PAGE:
Dungeons and Flagons

Dungeons and Flagons
By Tony McKay and Derek Ray

Games of imagination and storytelling are alive and well in Grand Rapids, Michigan. At a local tavern, filled to capacity with players and onlookers alike, explorers delve into mini-sessions of Dungeons & Dragons. Some came with their usual adventuring companions; others came looking for a group. Regardless of experience in the game, the treasure most sought was the new beer and the beautiful art that will forever serve as its coat of arms.

We are of course talking about Brewery Vivant’s nerd event of the year: Dungeons & Dark Arts Role-Playing Event and Label Contest that was held on January 24th, 2016. The event was supported by local comic book shop Vault of Midnight, whose faithful minions were on hand supplying adventurers with dice and starter packs for the first timers. We Hate Bards, a group dedicated to pen and paper RPGs, also aided D&D newcomers with character development and by leading the story as Dungeon Masters for several tables. Other quests were lead by veteran players from the Grand Rapids community. The truly magical part of the event, apart from the beverages, was seeing the passion old players had in teaching and sharing their beloved game with the newly initiated.

In addition to our collective exploits of the night, Derek submits this entry into the adventuring journal:
“I invited one of my friends with zero experience to join in on this event. He came over an hour beforehand to explore the players guide, and I assisted in crafting his first 5th edition character sheet. *tear. His character was the bane of any DM: a wild magic sorcerer. Who am I to judge a first character? This was a learning experience.”

Once we arrived at the bar, we all sat at the last table available, which fortunately was one where they were accepting new characters into their adventure. Matt, armed with a golden set of dice, sat down and began a campaign against the evil swarm of bugbears plaguing the village. We provided assistance as best we could, passing our knowledge onto the uninitiated. As we were not playing, we graciously gave up our seats to two other brand new players so they could learn and experience the greatness of this game.

Since we decided to forgo in the participation of rolling up a character and playing, it also gave us the ability to walk freely from booth to booth to hear some of the artistry being painted through the dialogue at each.

“Roll for initiative,” said one DM as a hill giant surprised the group as they traveled down a steep mountain pass. As the battle ensued, a new player who as a halfling rogue asks, “Can I sneak attack the giant?” “Yes, if you have advantage,” says the DM. And with that the rogue, using his imagination, spends the next two rounds climbing up cliff face so he can drop down upon the giants head. Meanwhile, the group’s mage casts an ill-aimed fireball engulfing both the giant and the group’s paladin in an inferno of six-sided damage. Barely holding on to life, the giant picks up a rock to throw at the group before attempting to retreat and that is when Milos Pesterpants, the halfling rogue jumps from the cliff side and yells, “For Beer and Glory!” He landed his blade in the giant’s eye and rode his huge corpse to ground, standing victorious on top of his foe. “For Beer and Glory” says the rest of the group and with beers in hand, they group decides to go back to the tavern after looting the giants liar. Having beers in hand really added to the atmosphere of the role playing session. And speaking of beers…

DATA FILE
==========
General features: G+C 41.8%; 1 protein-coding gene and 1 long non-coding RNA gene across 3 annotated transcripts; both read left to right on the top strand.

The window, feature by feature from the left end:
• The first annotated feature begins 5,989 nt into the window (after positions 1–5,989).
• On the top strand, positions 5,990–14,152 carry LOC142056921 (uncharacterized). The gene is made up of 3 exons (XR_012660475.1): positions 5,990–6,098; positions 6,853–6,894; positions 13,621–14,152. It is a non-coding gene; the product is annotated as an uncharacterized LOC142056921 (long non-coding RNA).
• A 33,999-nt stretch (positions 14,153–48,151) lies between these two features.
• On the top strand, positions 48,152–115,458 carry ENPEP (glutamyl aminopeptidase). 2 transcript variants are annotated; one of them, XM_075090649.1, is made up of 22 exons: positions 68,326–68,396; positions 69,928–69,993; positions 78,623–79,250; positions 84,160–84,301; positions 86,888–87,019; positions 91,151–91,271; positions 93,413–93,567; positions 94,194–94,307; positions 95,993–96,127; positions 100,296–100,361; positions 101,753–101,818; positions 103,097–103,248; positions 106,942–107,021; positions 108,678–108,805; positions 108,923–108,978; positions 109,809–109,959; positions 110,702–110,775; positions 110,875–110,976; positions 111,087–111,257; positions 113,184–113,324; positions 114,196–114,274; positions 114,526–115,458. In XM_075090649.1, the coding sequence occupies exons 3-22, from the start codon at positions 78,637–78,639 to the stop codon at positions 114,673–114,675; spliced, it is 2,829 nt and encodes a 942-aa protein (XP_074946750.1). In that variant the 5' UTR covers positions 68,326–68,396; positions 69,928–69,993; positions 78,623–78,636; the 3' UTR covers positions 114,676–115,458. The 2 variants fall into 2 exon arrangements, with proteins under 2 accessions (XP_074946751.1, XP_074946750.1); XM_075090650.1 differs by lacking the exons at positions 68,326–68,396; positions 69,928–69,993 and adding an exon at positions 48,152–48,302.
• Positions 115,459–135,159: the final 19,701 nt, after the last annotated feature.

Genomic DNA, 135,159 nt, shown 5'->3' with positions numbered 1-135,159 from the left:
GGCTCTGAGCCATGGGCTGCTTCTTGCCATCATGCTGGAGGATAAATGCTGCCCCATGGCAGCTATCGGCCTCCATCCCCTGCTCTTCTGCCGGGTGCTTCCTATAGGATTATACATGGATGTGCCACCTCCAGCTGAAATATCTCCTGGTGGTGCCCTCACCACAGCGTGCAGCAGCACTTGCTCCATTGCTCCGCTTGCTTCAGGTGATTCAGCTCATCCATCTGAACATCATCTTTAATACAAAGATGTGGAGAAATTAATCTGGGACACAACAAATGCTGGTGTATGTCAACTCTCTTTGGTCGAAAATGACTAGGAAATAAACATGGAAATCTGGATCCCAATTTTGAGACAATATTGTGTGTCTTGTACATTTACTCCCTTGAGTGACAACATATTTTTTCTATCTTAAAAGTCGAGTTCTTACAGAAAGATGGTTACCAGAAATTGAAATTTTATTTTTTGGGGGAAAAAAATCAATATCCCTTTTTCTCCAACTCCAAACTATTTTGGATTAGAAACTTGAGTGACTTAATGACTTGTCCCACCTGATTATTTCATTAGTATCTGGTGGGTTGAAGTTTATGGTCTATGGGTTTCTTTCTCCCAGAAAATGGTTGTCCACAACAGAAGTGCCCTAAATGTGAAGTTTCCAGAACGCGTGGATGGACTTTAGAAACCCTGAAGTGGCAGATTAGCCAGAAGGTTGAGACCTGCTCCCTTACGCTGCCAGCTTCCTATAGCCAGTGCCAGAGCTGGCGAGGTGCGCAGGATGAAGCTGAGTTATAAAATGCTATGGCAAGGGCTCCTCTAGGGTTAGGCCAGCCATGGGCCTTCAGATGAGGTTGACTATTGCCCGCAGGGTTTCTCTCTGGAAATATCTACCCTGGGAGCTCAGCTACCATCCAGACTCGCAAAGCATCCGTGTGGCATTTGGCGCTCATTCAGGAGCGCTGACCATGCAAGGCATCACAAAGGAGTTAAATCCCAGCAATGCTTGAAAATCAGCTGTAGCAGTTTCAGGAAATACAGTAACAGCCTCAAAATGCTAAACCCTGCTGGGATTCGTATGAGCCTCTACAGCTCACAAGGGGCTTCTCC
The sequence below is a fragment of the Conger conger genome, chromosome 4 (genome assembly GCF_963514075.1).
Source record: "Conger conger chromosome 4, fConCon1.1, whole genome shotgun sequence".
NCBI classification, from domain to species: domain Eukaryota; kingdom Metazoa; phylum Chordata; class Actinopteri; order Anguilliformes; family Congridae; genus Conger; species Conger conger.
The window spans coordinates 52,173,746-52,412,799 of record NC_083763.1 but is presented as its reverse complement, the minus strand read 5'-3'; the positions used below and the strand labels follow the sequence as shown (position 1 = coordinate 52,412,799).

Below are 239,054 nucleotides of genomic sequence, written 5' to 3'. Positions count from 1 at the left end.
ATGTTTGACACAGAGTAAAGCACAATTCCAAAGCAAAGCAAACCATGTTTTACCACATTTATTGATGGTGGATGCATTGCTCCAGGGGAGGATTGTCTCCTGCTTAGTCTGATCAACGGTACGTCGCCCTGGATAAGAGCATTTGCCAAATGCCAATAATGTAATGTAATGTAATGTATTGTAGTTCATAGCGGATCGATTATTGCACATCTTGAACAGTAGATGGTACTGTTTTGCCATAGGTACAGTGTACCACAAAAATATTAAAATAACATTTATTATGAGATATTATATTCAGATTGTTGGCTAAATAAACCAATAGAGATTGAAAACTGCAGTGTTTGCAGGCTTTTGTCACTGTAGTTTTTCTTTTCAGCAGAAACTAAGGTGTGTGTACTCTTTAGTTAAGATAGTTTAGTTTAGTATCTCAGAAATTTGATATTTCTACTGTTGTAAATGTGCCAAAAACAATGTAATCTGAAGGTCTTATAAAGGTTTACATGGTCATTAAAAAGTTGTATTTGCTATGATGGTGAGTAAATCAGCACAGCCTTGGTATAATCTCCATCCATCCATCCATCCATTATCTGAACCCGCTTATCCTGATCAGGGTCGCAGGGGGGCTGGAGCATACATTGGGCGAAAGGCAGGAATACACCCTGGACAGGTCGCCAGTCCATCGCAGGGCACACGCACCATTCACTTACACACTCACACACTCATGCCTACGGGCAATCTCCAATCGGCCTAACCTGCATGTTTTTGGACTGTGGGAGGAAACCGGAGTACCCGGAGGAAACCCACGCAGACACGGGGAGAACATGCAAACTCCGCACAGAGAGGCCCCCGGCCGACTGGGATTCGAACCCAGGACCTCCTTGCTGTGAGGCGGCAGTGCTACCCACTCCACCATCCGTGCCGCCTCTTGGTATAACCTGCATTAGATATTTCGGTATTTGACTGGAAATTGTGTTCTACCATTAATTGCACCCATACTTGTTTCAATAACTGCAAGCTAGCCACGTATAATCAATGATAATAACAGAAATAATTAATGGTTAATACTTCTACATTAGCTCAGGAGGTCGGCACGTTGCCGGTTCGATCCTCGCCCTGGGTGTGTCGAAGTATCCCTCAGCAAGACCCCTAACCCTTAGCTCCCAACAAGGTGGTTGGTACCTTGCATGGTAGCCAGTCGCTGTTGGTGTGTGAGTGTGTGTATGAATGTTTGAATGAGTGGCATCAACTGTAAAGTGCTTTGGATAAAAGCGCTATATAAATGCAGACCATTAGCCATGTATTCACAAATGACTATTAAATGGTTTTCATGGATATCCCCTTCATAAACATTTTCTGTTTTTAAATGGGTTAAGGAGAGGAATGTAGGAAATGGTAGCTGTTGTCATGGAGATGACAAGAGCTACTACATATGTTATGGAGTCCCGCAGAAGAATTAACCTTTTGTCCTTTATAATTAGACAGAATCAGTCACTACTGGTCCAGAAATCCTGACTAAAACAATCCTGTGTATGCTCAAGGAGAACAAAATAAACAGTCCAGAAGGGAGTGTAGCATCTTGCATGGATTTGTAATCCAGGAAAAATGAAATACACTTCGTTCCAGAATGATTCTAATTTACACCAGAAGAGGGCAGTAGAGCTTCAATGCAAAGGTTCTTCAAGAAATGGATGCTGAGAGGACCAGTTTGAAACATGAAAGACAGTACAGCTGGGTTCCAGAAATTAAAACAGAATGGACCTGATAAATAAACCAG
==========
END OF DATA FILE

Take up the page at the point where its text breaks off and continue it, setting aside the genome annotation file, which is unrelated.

Vivant’s new magical creation, Ale From Beyond the Veil, was freely flowing from the taps. This winter warmer (10%abv) is packed with dark and dried fruit flavors and was a rich golden amber in color. The winner of the new label competition was Alyssa Menold. The logo she created portrays a sorcerer summoning a beer from the great beyond; a spell we wish we had prepared everyday! The magic and mystery of the design perfectly complements the complexity of this richly flavored ale.

Giving out more ideas to other groups, and listening into the action at hand, we found a group playing another type of role-playing game: Star Wars. Really anything can be played while role playing in a d20 system as long as you have imagination and a set of dice to help dictate your actions. One group we came across being led by We Hate Bards was unique to say the least.

From what was described to us, the group was partaking on making the best beer while searching for ingredients in their setting. “What are you?” “A dwarf fighter” was the reply. “Roll,” said the DM. “A 6,” was the reply. The DM thinks for a sec and says that the character was in good shape still because it was a dwarf and they knew how to hold their alcohol. “Next!” And not so good for the stamina of the elf, who also rolled low. Watching the players roll to see how drunk their characters get while drinking before starting their next leg of their campaign was a rowdy and boisterous event.

We eventually returned to our table as the evening was winding down to check on our fledgling adventurers. Laughter and joy emanated from the table, and the two we gave our seats to thanked us profusely for allowing them to join in the campaign at hand. This event was about more than just beer: it was about forging new friendships and camaraderie within the local role-playing community. We sincerely hope that this becomes a more frequent event, as everyone we talked to had a blast. It’s not very often that you can walk around a whole bar and hear the sounds of dice rolling and imaginary swords clashing at Every. Single. Table. 10/10 would attend again.

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